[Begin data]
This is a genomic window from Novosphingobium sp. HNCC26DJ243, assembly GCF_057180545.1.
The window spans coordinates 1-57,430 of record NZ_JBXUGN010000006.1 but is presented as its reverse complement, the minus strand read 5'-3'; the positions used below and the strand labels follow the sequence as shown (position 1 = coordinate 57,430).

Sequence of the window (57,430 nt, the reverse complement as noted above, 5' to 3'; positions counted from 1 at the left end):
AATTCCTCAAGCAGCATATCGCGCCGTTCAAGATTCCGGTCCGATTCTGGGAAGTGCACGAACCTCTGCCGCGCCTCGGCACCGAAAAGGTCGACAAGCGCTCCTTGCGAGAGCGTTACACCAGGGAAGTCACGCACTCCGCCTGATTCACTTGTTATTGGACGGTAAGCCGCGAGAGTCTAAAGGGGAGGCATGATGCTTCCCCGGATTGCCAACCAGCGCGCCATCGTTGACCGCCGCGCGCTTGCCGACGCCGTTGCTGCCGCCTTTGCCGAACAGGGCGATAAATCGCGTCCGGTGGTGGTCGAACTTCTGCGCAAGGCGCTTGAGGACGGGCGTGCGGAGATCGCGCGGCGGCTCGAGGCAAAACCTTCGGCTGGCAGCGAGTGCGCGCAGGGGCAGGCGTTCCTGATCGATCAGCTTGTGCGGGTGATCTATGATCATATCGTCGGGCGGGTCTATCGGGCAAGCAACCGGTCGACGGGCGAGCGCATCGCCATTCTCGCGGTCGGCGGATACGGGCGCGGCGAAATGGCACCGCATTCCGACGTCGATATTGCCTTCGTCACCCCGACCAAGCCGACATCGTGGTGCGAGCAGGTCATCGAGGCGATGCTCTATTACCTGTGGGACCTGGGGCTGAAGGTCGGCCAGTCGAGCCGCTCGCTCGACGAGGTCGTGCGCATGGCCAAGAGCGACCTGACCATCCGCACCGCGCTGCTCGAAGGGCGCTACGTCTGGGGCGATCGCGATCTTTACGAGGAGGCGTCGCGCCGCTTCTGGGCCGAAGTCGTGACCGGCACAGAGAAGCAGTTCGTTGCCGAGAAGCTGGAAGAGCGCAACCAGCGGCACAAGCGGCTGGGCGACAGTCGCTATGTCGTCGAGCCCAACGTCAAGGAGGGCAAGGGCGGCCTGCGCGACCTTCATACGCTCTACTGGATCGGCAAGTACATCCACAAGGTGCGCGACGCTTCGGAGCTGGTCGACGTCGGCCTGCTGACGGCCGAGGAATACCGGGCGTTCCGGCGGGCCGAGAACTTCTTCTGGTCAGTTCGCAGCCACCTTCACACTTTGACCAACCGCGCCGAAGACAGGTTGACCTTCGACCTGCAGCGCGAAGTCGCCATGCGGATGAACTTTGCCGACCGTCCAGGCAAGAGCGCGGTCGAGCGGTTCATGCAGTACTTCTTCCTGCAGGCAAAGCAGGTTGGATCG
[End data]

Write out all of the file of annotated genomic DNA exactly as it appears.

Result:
This is a genomic window from Novosphingobium sp. HNCC26DJ243, assembly GCF_057180545.1.
The window spans coordinates 1-57,430 of record NZ_JBXUGN010000006.1 but is presented as its reverse complement, the minus strand read 5'-3'; the positions used below and the strand labels follow the sequence as shown (position 1 = coordinate 57,430).

Sequence of the window (57,430 nt, the reverse complement as noted above, 5' to 3'; positions counted from 1 at the left end):
AATTCCTCAAGCAGCATATCGCGCCGTTCAAGATTCCGGTCCGATTCTGGGAAGTGCACGAACCTCTGCCGCGCCTCGGCACCGAAAAGGTCGACAAGCGCTCCTTGCGAGAGCGTTACACCAGGGAAGTCACGCACTCCGCCTGATTCACTTGTTATTGGACGGTAAGCCGCGAGAGTCTAAAGGGGAGGCATGATGCTTCCCCGGATTGCCAACCAGCGCGCCATCGTTGACCGCCGCGCGCTTGCCGACGCCGTTGCTGCCGCCTTTGCCGAACAGGGCGATAAATCGCGTCCGGTGGTGGTCGAACTTCTGCGCAAGGCGCTTGAGGACGGGCGTGCGGAGATCGCGCGGCGGCTCGAGGCAAAACCTTCGGCTGGCAGCGAGTGCGCGCAGGGGCAGGCGTTCCTGATCGATCAGCTTGTGCGGGTGATCTATGATCATATCGTCGGGCGGGTCTATCGGGCAAGCAACCGGTCGACGGGCGAGCGCATCGCCATTCTCGCGGTCGGCGGATACGGGCGCGGCGAAATGGCACCGCATTCCGACGTCGATATTGCCTTCGTCACCCCGACCAAGCCGACATCGTGGTGCGAGCAGGTCATCGAGGCGATGCTCTATTACCTGTGGGACCTGGGGCTGAAGGTCGGCCAGTCGAGCCGCTCGCTCGACGAGGTCGTGCGCATGGCCAAGAGCGACCTGACCATCCGCACCGCGCTGCTCGAAGGGCGCTACGTCTGGGGCGATCGCGATCTTTACGAGGAGGCGTCGCGCCGCTTCTGGGCCGAAGTCGTGACCGGCACAGAGAAGCAGTTCGTTGCCGAGAAGCTGGAAGAGCGCAACCAGCGGCACAAGCGGCTGGGCGACAGTCGCTATGTCGTCGAGCCCAACGTCAAGGAGGGCAAGGGCGGCCTGCGCGACCTTCATACGCTCTACTGGATCGGCAAGTACATCCACAAGGTGCGCGACGCTTCGGAGCTGGTCGACGTCGGCCTGCTGACGGCCGAGGAATACCGGGCGTTCCGGCGGGCCGAGAACTTCTTCTGGTCAGTTCGCAGCCACCTTCACACTTTGACCAACCGCGCCGAAGACAGGTTGACCTTCGACCTGCAGCGCGAAGTCGCCATGCGGATGAACTTTGCCGACCGTCCAGGCAAGAGCGCGGTCGAGCGGTTCATGCAGTACTTCTTCCTGCAGGCAAAGCAGGTTGGATCG